13. Study through videos

Either take up videos and google hangouts (discussion / doubts on particular topics) or sign up for a video course. I listened to Saket Bansal’s audio of google hangouts while traveling to office. It uncovers many vital differences between similarly looking concepts which really helped during the exam.

14. Sign up for forums/exam prep communities

This is the next thing that helped me the most to pass my exam.

Personally, I use Facebook too much. I subscribed to a few pages in Facebook that posts very good questions and makes you think a lot before answering. There are many people who will keep answering the questions and sometimes provide justification from their point of view leading to a healthy debate / discussion.

Since generally most of the questions have 2 (or more) correct answers, choosing the BEST answer might be tricky. Therefore, debates in such groups, within friends’ circle helps you understand why the actual answer is the BEST one compared to other choices.

Also, Facebook questions can be reviewed during any time of the day as per our convenience… just when we are casually looking at other posts… Pro Active for Training and Consulting, PMP questions and discussion Forum, PMP Exam notes tips and resources, IQRA PMP Study group are a few groups to name.

More: Join PMESN Facebook group, and LinkedIn group for daily PMP questions, free study resources, and expert advice.

15. Family support is very important

This was crucial in my case. I had to focus on my PMP journey with my the job being really demanding and having the naughtiest baby at home :-).

Explain your spouse about what you are planning to do. Request for understanding so you can focus on the journey for the big credential and carve out the space you that you need for the preparation.

When the exam is near you’ll need cooperation of people at work so they can disturb outside of office hours only if absolutely necessary.

16. Schedule for the exam only after you feel you are ready

We typically tend to underestimate the effort and time required for a task.

Thus reaching a stage that can give us some sense of where we stand would help. PMBOK version is not going to change for some time now 🙂 so keep your personal and professional commitments in mind and draw up a plan.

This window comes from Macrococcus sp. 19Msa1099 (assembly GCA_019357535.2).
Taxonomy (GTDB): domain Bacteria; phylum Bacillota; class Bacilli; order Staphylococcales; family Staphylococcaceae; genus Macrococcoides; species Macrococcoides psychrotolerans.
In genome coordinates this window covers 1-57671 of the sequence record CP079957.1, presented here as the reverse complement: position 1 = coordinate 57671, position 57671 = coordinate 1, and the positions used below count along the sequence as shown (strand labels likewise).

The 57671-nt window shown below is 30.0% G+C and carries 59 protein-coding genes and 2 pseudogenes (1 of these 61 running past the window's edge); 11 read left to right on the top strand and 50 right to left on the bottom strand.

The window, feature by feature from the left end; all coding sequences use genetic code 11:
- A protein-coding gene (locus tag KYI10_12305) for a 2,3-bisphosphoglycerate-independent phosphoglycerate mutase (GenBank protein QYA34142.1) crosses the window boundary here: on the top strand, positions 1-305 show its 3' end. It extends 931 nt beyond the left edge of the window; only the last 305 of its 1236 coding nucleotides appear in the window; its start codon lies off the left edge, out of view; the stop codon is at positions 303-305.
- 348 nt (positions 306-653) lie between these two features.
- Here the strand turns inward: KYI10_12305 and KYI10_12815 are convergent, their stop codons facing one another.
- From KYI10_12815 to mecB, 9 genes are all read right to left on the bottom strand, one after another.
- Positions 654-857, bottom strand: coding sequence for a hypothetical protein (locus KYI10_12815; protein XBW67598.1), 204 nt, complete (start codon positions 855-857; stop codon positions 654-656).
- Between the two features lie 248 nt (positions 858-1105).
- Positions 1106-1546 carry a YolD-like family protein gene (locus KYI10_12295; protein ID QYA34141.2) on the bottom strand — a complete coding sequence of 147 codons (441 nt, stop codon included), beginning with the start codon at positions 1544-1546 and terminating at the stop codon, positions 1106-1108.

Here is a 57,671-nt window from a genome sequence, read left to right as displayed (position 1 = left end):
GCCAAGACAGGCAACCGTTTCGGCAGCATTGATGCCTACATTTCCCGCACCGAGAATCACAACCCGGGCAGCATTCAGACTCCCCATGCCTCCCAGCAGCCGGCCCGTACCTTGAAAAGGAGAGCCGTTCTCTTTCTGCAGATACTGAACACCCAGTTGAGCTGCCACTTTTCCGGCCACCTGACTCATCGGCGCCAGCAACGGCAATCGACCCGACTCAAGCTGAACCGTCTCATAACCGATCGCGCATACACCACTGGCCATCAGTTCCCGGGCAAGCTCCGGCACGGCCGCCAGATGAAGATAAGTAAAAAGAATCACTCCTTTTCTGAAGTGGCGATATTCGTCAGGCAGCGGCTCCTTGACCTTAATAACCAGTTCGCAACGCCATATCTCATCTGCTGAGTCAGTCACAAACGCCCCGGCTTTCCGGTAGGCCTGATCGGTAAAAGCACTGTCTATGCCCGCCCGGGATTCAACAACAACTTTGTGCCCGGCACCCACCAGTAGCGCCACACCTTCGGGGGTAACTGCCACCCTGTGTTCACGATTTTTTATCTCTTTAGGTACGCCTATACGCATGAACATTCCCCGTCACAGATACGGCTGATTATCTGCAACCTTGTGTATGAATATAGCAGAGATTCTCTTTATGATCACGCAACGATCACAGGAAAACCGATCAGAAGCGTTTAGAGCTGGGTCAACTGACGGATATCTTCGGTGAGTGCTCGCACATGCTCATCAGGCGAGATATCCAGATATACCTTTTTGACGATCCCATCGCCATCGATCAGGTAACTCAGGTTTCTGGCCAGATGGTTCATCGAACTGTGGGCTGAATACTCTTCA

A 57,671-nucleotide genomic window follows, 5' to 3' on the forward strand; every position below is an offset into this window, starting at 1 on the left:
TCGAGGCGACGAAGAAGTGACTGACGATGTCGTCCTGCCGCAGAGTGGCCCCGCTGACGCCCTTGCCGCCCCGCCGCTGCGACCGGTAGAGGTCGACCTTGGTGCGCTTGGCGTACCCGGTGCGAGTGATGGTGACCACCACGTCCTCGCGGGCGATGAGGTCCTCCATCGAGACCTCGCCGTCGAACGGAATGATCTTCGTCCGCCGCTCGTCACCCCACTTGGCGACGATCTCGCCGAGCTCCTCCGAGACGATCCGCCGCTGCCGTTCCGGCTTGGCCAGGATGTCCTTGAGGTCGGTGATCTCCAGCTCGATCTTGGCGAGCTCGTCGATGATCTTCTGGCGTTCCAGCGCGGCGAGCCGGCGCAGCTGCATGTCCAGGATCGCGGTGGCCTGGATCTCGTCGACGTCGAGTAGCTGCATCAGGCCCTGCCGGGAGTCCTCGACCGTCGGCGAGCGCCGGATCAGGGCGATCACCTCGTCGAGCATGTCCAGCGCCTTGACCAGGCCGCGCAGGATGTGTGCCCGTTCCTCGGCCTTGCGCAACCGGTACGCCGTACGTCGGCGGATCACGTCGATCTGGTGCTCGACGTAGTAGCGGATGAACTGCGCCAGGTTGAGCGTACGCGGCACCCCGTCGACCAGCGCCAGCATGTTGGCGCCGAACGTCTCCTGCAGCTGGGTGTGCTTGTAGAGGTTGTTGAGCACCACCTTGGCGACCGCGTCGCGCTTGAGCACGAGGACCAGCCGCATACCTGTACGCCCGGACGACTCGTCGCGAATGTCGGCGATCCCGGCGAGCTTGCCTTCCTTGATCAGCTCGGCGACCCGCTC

Once you are done with first round of study, you’ll know how long it may take for another round of test and final prep. So this is a good time to schedule for your test. The challenge, is, also to reach this stage as early as you possibly can.

17. Study for scenario based questions

The exam may test our skills in applying the knowledge, management skills and UNDERSTANDING THE ACTUAL PROBLEM in a presented scenario. In most of the cases, more than picking the right answer, eliminating the wrong answers one by one can help in arriving at the best answer.

More: Use this series to prepare for scenario based questions in a fool-proof manner.

18. Evaluate your exam preparedness

In my experience, you are in a good shape if you can score 75 ~ 80% in the mocks and 60% or above in tough questions.

Just make sure that you don’t take same test every time, take a fresh 200 question tests to evaluate your preparedness. I took one after every round of study, and more towards the end. Consistency of 80%+ score is important.

19. Week before the exam, prepare harder

Just before a week of the final exam, I took two tests that I felt had many tough questions. PMZILLA 200 tough questions (Purchased online) with 100 bonus question and questions from PMZEST. I scored 61%.

Cristopher Scordo’s test also has got some good questions.

But don’t get your expectation of the difficulty level on the exam determined by the mock tests you take. There is no connection between these.

The best approach I found is to not have any expectations as you go into the exam hall.

More: Click here for a bunch of free PMP study resources, including mock tests.

20. Day before the exam, take it easy

I stopped studying one day prior to the final exam.

Have a peaceful sleep and relax the previous day.

Just going through the notes taken during the preparation, flash cards are okay. Don’t stress yourself by trying a mock test, trying to fill gaps, etc., Reserve all your energy for the exam.

21. Never underestimate the stress during the 4 hours test

Based on your luck you may get a bunch of tough questions right at the beginning of the test. Or somewhere in the middle. Don’t get this demoralize you.

I made up my mind not to spend over a minute on any difficult question. If a question appeared tough straight away, simply mark it and move ahead. Try to answer as many simple questions as you can in the first go.

More: Here’s a simple strategy for you to answer more questions in less time on the exam. Search for ‘proven strategy’ on this page.


These tips and tricks are something that worked for me, and I have seen similar results from some of the other project managers that took the PMP exam. Some may take an easier path or alternatives that may work better for them. It’s all up to the individual.

If you found at least one of the points helpful share this 21-step PMP study plan with one of your friends that is preparing for the PMP exam. It may help them immensely.

All the best for your preparation. Take this exam with real seriousness and dedication. Relax and celebrate after the exam.

Mohmed Anees, PMP